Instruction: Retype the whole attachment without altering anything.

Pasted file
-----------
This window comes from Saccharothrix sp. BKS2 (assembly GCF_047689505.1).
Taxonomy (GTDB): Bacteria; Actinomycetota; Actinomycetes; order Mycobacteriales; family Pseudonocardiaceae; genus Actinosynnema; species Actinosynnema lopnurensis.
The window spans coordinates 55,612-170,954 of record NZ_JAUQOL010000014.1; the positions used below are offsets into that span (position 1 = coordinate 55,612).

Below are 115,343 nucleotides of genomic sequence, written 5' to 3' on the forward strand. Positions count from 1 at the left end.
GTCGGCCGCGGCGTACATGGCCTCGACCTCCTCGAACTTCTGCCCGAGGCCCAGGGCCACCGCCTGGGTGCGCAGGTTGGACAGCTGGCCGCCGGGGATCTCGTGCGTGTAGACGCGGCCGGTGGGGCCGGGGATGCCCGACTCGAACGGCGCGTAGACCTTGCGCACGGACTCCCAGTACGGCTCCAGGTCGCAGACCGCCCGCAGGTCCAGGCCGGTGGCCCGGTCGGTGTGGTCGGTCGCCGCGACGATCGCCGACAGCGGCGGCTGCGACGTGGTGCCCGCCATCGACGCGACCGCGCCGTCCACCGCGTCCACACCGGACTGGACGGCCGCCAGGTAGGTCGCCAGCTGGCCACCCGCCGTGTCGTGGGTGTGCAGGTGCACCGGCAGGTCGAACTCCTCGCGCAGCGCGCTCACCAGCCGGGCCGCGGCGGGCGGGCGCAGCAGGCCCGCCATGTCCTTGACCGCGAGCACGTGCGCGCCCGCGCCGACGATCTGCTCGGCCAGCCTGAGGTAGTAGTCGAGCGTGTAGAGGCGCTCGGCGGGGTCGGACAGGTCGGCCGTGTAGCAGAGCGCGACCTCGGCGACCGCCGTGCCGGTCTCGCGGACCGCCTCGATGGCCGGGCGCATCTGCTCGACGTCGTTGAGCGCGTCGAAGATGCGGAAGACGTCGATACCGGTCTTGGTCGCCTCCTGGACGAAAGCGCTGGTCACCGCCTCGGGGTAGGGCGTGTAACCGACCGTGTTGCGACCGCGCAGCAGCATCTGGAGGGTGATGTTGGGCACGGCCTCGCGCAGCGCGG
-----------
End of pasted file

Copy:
This window comes from Saccharothrix sp. BKS2 (assembly GCF_047689505.1).
Taxonomy (GTDB): Bacteria; Actinomycetota; Actinomycetes; order Mycobacteriales; family Pseudonocardiaceae; genus Actinosynnema; species Actinosynnema lopnurensis.
The window spans coordinates 55,612-170,954 of record NZ_JAUQOL010000014.1; the positions used below are offsets into that span (position 1 = coordinate 55,612).

Below are 115,343 nucleotides of genomic sequence, written 5' to 3' on the forward strand. Positions count from 1 at the left end.
GTCGGCCGCGGCGTACATGGCCTCGACCTCCTCGAACTTCTGCCCGAGGCCCAGGGCCACCGCCTGGGTGCGCAGGTTGGACAGCTGGCCGCCGGGGATCTCGTGCGTGTAGACGCGGCCGGTGGGGCCGGGGATGCCCGACTCGAACGGCGCGTAGACCTTGCGCACGGACTCCCAGTACGGCTCCAGGTCGCAGACCGCCCGCAGGTCCAGGCCGGTGGCCCGGTCGGTGTGGTCGGTCGCCGCGACGATCGCCGACAGCGGCGGCTGCGACGTGGTGCCCGCCATCGACGCGACCGCGCCGTCCACCGCGTCCACACCGGACTGGACGGCCGCCAGGTAGGTCGCCAGCTGGCCACCCGCCGTGTCGTGGGTGTGCAGGTGCACCGGCAGGTCGAACTCCTCGCGCAGCGCGCTCACCAGCCGGGCCGCGGCGGGCGGGCGCAGCAGGCCCGCCATGTCCTTGACCGCGAGCACGTGCGCGCCCGCGCCGACGATCTGCTCGGCCAGCCTGAGGTAGTAGTCGAGCGTGTAGAGGCGCTCGGCGGGGTCGGACAGGTCGGCCGTGTAGCAGAGCGCGACCTCGGCGACCGCCGTGCCGGTCTCGCGGACCGCCTCGATGGCCGGGCGCATCTGCTCGACGTCGTTGAGCGCGTCGAAGATGCGGAAGACGTCGATACCGGTCTTGGTCGCCTCCTGGACGAAAGCGCTGGTCACCGCCTCGGGGTAGGGCGTGTAACCGACCGTGTTGCGACCGCGCAGCAGCATCTGGAGGGTGATGTTGGGCACGGCCTCGCGCAGCGCGG